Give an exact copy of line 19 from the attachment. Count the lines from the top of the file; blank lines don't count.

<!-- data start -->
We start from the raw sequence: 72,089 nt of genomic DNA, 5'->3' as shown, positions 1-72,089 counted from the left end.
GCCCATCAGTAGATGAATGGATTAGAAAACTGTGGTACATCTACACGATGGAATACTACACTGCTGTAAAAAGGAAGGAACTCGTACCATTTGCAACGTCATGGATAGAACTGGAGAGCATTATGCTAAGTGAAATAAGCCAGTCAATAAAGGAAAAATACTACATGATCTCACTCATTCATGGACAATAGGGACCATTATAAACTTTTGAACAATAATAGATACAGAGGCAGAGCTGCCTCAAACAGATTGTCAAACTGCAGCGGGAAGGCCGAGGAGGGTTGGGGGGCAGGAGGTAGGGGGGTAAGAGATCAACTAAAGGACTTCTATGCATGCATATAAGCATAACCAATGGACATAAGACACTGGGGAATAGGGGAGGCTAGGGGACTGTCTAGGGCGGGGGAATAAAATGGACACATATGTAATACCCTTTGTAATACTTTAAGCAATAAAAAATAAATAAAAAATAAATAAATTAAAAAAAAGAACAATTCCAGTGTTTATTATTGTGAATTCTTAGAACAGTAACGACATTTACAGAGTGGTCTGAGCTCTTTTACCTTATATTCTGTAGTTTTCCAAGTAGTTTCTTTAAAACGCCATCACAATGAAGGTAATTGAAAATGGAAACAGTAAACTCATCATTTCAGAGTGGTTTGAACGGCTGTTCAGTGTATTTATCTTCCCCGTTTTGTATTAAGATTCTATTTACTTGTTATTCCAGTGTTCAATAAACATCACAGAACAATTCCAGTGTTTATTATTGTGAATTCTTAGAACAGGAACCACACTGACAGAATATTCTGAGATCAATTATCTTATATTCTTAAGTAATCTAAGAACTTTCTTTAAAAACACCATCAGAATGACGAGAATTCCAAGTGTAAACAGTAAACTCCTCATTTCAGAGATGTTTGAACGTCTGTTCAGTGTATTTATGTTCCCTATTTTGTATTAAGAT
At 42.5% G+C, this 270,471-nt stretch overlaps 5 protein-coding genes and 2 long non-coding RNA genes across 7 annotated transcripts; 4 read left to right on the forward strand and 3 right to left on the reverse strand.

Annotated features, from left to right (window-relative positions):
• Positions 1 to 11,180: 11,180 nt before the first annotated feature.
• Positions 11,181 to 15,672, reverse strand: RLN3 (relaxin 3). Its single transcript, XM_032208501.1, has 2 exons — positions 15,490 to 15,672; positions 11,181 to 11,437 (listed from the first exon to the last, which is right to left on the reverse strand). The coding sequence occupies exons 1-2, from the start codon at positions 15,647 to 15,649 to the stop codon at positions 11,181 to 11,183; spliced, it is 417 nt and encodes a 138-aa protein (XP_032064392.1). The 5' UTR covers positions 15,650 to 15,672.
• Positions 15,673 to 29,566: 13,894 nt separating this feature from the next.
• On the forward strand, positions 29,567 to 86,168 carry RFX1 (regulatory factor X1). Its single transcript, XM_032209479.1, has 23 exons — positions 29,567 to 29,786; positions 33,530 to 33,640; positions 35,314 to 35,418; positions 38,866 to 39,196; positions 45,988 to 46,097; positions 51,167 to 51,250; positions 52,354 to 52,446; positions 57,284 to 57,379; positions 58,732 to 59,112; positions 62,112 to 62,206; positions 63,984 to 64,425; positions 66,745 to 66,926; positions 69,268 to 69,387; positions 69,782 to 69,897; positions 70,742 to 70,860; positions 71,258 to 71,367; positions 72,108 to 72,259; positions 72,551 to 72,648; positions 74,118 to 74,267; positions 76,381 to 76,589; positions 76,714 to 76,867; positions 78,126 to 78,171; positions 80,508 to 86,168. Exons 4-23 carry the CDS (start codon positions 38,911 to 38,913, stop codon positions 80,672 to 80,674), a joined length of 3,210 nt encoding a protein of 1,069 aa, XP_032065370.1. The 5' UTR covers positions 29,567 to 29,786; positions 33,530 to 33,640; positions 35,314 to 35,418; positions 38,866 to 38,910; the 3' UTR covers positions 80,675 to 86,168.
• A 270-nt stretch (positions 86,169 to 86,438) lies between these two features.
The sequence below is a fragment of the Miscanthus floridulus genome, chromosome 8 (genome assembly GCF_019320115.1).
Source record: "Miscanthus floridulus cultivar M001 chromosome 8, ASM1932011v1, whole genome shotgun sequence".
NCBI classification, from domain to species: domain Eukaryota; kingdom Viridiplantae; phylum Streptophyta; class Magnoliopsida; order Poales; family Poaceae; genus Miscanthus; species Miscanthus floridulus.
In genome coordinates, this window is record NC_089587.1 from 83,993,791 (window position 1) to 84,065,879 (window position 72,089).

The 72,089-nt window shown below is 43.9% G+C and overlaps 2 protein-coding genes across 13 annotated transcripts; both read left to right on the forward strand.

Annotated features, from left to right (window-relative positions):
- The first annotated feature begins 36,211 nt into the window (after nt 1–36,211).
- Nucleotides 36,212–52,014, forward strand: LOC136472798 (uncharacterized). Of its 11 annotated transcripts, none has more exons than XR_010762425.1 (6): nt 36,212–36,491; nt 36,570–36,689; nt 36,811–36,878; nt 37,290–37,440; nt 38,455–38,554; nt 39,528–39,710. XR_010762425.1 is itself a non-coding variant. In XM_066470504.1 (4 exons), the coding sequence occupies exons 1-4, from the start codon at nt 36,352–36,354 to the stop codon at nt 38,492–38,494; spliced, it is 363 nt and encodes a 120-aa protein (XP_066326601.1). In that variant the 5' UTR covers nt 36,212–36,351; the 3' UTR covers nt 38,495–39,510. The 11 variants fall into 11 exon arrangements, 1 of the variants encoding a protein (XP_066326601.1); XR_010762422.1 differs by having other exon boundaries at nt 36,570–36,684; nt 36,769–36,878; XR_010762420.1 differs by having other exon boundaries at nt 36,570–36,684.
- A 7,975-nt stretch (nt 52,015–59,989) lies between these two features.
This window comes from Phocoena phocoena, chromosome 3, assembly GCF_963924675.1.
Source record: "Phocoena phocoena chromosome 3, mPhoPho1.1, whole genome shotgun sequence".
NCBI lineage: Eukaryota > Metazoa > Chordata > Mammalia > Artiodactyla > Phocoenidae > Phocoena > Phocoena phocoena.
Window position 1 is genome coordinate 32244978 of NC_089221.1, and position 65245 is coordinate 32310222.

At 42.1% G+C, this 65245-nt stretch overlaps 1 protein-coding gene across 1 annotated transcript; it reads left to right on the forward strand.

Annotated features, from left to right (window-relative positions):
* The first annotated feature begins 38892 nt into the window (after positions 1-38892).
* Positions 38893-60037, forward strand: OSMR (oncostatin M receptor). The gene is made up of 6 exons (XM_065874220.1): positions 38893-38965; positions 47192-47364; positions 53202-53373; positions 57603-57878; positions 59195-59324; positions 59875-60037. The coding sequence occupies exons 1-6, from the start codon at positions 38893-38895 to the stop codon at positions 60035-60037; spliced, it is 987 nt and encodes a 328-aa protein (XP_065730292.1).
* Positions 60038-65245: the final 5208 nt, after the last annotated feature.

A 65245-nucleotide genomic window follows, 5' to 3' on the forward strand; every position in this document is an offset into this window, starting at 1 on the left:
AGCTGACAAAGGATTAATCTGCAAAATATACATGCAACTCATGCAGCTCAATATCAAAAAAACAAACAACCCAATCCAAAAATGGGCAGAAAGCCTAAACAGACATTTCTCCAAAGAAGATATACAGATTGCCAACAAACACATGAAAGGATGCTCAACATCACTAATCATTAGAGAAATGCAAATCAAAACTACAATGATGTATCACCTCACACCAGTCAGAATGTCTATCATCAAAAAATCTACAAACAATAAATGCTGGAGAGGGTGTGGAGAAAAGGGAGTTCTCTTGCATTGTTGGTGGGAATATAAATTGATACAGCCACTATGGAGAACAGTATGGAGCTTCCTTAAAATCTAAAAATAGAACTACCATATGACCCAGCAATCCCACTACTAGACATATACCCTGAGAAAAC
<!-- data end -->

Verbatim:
This window comes from Phocoena phocoena, chromosome 3, assembly GCF_963924675.1.